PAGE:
When Southampton sold Jaanik Vestergaard to Leicester in the summer transfer window, fairweather followers of the coastal club would have been apprehensive of who was to replace the great Dane.
Internally, however, Southampton were confident in the abilities of their young Ghanaian centre-back, Mohammed Salisu. Their trust has certainly been repaid, with Salisu consistently performing well for The Saints. So what is it that makes Salisu such an exciting prospect?
Before analysing the metrics behind the Ghanaian’s game, it is important to contextualise the rapid ascent that Salisu has made. Not long ago, he was playing barefoot on the dry, sandy pitches of Kumasi, in Southern Ghana. He made his break into European football in 2017, when he was picked up by Real Valladolid.
No more than 40 games passed between the time when Salisu was playing friendly matches in his homeland and his debut for the Real Valladolid first team. His former trainer, Fran Castano was not surprised by Salisu’s quick rise. “I was struck by the ability he had to improve. Every day he was a better player.”
That is something that Salisu has carried into the Premier League. Despite being hampered by injuries in his first season, he has developed into Southampton’s most reliable central defender, notching up the 2nd most minutes of any Southampton outfield player. Undoubtedly, he could not have been such a stalwart in the defence without performing well.
Defensively, Salisu is combative and highly proactive, often coming out of the snap up the space from an incoming attacker’s feet. This effusive style of defending has led to him making 1.78 tackles won per 90, which puts him in the 94th percentile for Premier League centre backs.
Salisu’s ability to quickly jump out of the defensive line is also useful for sweeping up loose balls, as such he has 13.01 ball recoveries, ranking in the top 6% of Premier League centre backs. Similarly, Salisu performs very well for pressurising his opponent, making 9.32 pressures per 90, putting him in the top 14% for Premier League centre backs.
His first couple of strides are typically explosive, which aid in his ability to get close to a man and tackle or recover a loose ball. This burst of place also comes in useful if Southampton are defending a high-line, as they can rely on Salisu to at least, keep up with most forwards.
This burst of pace can also come handy in carrying the ball up the pitch. Salisu may be a stocky, tall figure, but he still has a habit of progressing the ball up the pitch. So far this season, he has managed 3.7 progressive carries, which is in the 79th percentile for Premier League centre backs.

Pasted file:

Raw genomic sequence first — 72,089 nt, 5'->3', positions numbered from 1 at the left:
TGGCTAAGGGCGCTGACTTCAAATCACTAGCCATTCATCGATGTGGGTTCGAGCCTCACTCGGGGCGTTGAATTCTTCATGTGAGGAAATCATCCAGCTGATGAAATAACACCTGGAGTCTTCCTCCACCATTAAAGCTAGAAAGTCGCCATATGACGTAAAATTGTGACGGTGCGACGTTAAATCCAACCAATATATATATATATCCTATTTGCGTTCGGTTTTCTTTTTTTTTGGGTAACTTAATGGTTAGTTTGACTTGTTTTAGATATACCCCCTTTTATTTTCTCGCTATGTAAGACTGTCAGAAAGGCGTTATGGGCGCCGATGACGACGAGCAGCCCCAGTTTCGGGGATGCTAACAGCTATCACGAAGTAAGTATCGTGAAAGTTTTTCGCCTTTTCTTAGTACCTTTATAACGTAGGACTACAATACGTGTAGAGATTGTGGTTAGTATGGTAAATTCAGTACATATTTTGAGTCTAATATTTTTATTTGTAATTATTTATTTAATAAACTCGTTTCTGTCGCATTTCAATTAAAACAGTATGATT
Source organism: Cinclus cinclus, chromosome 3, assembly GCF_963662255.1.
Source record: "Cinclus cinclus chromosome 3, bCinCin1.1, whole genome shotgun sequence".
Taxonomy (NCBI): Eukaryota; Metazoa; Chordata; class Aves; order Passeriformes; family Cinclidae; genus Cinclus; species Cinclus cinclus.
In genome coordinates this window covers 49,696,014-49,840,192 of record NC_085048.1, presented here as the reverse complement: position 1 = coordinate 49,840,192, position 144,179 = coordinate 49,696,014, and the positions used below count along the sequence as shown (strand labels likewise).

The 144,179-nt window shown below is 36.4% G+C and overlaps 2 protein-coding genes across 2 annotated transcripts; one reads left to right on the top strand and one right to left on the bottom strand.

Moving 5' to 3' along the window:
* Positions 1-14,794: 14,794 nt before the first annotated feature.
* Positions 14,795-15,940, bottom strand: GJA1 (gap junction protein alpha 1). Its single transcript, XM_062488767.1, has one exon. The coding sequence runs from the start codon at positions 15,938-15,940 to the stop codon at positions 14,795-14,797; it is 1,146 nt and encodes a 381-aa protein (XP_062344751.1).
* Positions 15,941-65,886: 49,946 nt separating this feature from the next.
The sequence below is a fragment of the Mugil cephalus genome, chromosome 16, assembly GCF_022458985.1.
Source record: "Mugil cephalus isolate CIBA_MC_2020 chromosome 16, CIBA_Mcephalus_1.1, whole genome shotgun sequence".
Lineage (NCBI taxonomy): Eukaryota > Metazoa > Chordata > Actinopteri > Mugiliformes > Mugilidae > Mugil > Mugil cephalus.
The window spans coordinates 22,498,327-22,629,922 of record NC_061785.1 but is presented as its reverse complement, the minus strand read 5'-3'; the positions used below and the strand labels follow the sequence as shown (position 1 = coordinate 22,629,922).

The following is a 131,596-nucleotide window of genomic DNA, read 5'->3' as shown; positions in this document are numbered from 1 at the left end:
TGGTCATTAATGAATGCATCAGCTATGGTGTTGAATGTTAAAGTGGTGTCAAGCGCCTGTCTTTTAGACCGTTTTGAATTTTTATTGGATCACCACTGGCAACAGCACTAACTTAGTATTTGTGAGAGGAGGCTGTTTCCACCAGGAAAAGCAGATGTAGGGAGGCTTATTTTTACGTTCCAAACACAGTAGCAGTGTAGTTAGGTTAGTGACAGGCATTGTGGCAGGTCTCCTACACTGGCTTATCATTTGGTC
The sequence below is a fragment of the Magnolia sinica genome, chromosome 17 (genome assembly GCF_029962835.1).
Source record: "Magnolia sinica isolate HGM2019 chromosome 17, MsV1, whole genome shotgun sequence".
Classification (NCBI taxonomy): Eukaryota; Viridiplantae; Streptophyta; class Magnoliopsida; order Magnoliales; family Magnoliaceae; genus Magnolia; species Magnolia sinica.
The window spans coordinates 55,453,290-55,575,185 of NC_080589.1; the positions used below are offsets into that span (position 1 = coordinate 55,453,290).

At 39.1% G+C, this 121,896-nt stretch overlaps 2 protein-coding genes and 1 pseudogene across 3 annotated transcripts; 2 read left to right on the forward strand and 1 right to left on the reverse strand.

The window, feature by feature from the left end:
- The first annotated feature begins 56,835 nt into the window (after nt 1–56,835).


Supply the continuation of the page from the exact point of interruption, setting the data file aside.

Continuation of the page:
Salisu has also completed 0.41 dribbles per 90, ranking him in the 88th percentile for Premier League centre backs. These metrics are indicative of a defender who is comfortable in his ability with the ball at his feet.
Unfortunately, he can show signs of rustiness taking too long on the ball, or taking heavy touch. As such, he only has a 75% dribble success rate, which places him only in the 55th percentile for Premier League centre backs.
Ralph Hasenhuttl is certainly a coach that will encourage his defenders to be brave on the ball, allowing them to grow into the role. With more game time the 22 year-old should become ever more confident when carrying the ball out of defence.
In terms of passing the ball out of the back, Salisu is currently competent, if not flawless. He is left-footed, which gives Hasenhuttl the opportunity to play a centre-back on their preferred foot on each side, opening up more passing lanes.
Most of the time, Salisu is the one to begin Southampton’s attacks from deep. He has completed more passes this season than any other Southampton player, and has progressed the ball more than any of his outfield teammates.
Yet, Salisu only has a 79% pass completion rate, a worryingly low tally for a centre-back, indeed it places him in the 19th percentile of Premier League centre-backs. It’s an intriguing paradox. The Ghanaian completes the most passes out of Southampton’s central defenders this season, but has the 2nd lowest pass completion rate.
Perhaps this low figure can be put down to Salisu’s eagerness to progress the ball up the pitch as quickly as possible. After all, he manages 4.18 progressive passes per 90, in the top 10% of Premier League centre-backs. Salisu’s willingness to take risks in possession is refreshing to watch, but it can at times leave his team at risk of counterattacks.
The sale of Jannik Vestergaard has taken some of the assurance and experience from the heart of Southampton’s defence. Fortunately, in Salisu Southampton have one of the Premier League’s youngest and most exciting central defenders.
If the Ghanaian can refine his ball progression then he has the capacity to become one of the best left-footed centre-backs in the division. Hopefully, Salisu can continue on his rapid rise.
By: Joseph Odell / @IncogFootball
Featured Image: @GabFoligno – Robin Jones / Getty Images